Given the lack of decent books on photography, certainly the dearth of well produced ones, K’Architecture deserves full marks for its excellence in production. It is beautifully conceived and executed and perhaps one of the best tributes to Karachi.
The book consists of seven photo essays by the country’s leading and emerging photographers — Tapu Javeri, Arif Mahmood, Farah Mahbub, Izdeyar Setna, Farzad Bagheri, Fareena Chanda and Amean J (who is also co-editor with Arshad Farqui) and each is a testament to the myriad aspects of the city; the modernity is juxtaposed brilliantly against the splendour of a bygone era.
Javeri’s Balconies series, whose essay is aptly titled ‘Remains of the Day’, reminds us how neglect can cause the rot of all things related to heritage. As if to wipe out any reminder of our colonial past, monstrosities have been built to signify the arrival of a modern republic resulting in the decay of what was once splendid. The intricate designs found in the balconies built in the European tradition can only be found here in the crowded area of Saddar; rarely have we seen their columns or frames or even elements of it replicated despite the balcony still being an integral part of a home.
Fareena Chanda, in her series ‘Architectural Reflections’ pays homage to those who migrated during Partition and created homes in Karachi. The structures featured in the series are also in a state of decay but tell tales of what life would have been like when the city was welcoming its newest dwellers.
Farah Mahbub too pays tribute to colonial heritage in a series of stunning black and white images titled ‘Making of the Colonial Soup’. What makes her work so remarkable is that they seem timeless: were they taken yesterday or a decade ago, the decay of the buildings seems irrelevant for the eye focuses on their magnificence. Farzad Bagheri’s ‘Environmental Portraits’, photographs of homes, exterior and interiors, are equally stunning; that each portrait is accompanied by a quote of the home-owner rather than a discourse on the subject at hand only makes the images more powerful.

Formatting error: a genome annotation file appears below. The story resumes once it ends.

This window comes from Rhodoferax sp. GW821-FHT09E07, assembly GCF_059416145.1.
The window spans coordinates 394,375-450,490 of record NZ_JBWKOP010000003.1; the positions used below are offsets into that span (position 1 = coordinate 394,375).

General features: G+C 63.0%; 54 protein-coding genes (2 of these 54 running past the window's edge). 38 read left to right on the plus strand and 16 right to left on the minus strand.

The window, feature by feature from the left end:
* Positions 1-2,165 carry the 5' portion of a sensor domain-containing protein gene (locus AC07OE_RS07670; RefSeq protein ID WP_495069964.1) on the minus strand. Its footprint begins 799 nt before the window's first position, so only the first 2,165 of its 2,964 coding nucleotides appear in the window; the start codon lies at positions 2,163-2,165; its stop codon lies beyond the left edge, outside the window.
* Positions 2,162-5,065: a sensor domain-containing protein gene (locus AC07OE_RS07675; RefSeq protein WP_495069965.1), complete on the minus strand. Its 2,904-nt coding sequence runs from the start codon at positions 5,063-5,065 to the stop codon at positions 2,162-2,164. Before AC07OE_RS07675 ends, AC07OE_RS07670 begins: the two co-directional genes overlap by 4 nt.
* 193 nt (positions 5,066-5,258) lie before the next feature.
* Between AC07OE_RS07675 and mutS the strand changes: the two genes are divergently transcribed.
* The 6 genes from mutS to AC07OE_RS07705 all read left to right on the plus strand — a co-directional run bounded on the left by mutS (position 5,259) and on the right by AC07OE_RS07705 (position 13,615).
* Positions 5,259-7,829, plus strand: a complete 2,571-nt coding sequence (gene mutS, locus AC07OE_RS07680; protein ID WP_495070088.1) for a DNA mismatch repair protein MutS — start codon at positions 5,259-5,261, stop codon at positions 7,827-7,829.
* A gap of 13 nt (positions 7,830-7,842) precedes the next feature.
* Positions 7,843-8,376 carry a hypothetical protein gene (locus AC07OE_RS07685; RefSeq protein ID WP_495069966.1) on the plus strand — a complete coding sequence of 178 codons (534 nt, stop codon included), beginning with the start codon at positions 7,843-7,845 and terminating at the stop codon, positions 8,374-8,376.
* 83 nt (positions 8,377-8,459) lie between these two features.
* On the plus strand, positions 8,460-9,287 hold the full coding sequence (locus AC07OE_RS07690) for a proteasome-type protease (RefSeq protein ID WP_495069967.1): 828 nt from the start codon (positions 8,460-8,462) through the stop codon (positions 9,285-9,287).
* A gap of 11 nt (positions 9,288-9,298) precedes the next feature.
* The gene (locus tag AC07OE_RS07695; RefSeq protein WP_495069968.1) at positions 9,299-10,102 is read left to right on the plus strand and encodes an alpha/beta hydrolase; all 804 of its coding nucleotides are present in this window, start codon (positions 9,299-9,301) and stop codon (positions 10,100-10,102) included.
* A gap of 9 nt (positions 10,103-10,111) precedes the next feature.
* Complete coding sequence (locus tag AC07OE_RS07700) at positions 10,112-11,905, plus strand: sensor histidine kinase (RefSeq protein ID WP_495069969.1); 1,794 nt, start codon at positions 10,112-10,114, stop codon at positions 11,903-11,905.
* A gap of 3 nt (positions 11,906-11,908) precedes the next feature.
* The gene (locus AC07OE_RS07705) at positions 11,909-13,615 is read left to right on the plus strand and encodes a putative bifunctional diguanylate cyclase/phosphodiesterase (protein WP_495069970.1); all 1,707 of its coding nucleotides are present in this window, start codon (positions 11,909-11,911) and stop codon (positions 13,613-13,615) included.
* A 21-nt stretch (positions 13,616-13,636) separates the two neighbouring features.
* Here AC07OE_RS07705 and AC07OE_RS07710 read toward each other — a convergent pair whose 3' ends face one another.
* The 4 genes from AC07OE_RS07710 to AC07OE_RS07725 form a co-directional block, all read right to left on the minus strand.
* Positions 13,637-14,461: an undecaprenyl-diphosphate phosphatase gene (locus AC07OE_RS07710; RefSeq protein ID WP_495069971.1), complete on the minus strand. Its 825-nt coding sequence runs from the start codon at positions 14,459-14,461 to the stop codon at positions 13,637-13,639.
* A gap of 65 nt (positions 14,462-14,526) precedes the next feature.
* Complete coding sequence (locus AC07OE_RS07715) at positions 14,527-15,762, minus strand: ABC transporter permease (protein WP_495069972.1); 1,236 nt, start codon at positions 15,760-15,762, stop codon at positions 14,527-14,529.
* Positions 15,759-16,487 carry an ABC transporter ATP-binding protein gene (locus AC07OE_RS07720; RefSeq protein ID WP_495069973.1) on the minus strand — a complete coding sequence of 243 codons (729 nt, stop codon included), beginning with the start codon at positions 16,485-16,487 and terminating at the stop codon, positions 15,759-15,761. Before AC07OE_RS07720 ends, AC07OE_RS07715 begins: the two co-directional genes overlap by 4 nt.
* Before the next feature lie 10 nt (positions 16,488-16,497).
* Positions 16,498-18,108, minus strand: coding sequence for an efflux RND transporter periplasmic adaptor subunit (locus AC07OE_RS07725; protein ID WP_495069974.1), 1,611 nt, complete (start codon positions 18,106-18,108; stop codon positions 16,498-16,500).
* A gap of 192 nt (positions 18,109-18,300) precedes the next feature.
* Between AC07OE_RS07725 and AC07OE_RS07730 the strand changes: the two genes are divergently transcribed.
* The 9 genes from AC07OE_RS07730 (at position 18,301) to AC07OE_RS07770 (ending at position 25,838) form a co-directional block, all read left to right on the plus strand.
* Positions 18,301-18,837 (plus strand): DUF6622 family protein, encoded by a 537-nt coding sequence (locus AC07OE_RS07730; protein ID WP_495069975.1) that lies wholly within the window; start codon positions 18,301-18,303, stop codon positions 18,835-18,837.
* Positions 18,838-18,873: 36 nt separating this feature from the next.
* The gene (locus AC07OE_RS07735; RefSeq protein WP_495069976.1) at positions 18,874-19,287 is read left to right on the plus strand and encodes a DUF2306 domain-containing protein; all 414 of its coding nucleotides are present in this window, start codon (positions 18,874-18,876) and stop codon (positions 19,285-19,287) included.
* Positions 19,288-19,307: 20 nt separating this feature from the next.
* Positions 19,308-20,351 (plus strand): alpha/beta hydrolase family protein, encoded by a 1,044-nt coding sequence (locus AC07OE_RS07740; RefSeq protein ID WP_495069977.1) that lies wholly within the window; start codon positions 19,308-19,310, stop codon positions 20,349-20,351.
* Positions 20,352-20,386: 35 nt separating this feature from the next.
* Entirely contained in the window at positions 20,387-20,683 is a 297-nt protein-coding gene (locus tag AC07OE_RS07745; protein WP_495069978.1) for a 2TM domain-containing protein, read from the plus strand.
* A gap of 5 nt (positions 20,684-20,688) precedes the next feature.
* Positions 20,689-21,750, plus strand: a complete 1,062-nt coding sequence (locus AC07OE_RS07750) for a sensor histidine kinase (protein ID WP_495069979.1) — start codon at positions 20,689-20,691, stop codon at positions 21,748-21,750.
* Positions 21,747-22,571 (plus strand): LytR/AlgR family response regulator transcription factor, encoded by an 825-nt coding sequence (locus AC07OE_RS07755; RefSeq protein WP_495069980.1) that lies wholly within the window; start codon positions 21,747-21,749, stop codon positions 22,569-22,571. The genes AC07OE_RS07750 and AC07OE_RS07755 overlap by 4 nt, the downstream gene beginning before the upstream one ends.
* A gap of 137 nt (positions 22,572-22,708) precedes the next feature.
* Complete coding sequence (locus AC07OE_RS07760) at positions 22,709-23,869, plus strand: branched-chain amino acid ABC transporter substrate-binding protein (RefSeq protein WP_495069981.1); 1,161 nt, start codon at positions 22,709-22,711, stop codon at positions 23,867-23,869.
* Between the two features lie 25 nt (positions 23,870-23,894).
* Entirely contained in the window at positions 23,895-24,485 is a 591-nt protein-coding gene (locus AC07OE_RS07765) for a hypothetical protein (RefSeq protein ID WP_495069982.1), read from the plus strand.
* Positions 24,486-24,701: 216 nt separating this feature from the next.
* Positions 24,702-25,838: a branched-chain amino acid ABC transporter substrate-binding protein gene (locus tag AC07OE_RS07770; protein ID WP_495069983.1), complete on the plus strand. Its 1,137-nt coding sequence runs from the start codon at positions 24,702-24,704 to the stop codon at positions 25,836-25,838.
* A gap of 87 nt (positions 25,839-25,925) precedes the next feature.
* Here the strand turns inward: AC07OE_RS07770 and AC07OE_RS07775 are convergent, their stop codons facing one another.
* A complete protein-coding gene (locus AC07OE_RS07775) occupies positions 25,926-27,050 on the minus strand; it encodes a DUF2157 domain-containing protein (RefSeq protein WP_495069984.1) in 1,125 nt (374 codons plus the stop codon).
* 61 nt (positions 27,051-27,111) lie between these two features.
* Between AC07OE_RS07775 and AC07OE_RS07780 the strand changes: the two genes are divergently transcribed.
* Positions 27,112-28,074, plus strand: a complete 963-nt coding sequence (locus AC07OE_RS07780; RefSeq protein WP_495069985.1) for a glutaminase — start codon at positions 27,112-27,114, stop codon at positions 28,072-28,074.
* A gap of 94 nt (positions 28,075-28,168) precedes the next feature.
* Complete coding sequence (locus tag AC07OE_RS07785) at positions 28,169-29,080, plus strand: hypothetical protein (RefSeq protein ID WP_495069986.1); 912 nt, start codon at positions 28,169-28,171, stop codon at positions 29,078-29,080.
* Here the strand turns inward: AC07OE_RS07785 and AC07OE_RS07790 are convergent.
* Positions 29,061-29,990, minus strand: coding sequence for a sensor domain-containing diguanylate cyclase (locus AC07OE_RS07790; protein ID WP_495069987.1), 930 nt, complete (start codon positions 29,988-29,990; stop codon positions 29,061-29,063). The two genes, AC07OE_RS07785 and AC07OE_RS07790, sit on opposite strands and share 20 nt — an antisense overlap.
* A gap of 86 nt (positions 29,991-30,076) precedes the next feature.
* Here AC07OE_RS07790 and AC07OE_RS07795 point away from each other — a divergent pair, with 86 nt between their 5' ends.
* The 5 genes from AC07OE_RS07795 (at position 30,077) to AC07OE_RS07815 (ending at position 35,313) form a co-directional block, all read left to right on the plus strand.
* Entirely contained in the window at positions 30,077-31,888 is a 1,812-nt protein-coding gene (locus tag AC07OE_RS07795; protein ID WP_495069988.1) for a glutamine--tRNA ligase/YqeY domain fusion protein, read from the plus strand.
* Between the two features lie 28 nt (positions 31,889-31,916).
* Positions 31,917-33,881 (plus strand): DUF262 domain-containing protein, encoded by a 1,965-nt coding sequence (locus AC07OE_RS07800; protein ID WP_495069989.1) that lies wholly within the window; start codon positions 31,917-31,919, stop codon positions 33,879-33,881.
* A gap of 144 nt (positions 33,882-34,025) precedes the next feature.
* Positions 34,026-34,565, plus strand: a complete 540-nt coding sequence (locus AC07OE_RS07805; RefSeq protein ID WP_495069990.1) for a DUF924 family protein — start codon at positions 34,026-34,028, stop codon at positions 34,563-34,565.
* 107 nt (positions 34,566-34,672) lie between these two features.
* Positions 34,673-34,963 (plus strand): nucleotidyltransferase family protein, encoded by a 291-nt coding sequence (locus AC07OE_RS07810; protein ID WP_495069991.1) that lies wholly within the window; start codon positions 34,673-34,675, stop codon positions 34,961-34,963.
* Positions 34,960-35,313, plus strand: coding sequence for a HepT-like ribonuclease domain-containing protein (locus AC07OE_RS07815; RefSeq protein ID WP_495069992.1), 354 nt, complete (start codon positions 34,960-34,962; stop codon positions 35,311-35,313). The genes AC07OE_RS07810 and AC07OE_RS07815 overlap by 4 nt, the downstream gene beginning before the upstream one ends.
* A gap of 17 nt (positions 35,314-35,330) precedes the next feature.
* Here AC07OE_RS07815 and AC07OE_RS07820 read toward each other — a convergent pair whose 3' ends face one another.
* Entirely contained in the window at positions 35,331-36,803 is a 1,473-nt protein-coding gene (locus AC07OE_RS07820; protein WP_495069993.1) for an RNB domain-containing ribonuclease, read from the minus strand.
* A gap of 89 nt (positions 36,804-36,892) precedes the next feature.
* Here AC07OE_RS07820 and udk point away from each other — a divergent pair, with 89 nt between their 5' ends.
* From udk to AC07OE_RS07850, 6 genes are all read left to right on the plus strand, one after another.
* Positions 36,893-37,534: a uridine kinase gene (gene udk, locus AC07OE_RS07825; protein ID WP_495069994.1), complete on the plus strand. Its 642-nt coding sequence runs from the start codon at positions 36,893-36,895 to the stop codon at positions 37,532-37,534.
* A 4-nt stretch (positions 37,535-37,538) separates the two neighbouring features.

Setna’s built a reputation of capturing simple but strong narrative in what appears to be an effortless manner. This is certainly true for his series ‘Fading Footsteps’ on the Parsi Colony. It is a touching tribute, poignant perhaps because of the photographer’s closeness to the subject. The images reflect the dwindling number of Parsis in the city: padlocked gates, deserted homes, unkempt gardens are testament to the fading footsteps.
Virtuoso photographer Arif Mahmood, who is blessed with the gift of storytelling through his images like none other, takes readers through Soldier Bazaar. Images like the one of Mehran Sale Depot, where a man paints words of a beverage in yellow pitted against a vibrant green, come alive. But these are not images of despair: the dog lying on the street (is it dead or simply snoozing?) or the woman draped in a sari speaking on a mobile phone against a crumbling building all speak about a comfortable, albeit begrudgingly, co-existence.
Amean J’s work on the Quaid-i-Azam’s mazaar also deserves special mention. The manner in which the series is presented over the images — from one element of the building to the entire structure, almost like a slideshow — is set up to evoke an emotional response, especially when the preceding text of Mr Jinnah’s speech is read.
Published in the Express Tribune, June 6th, 2010.
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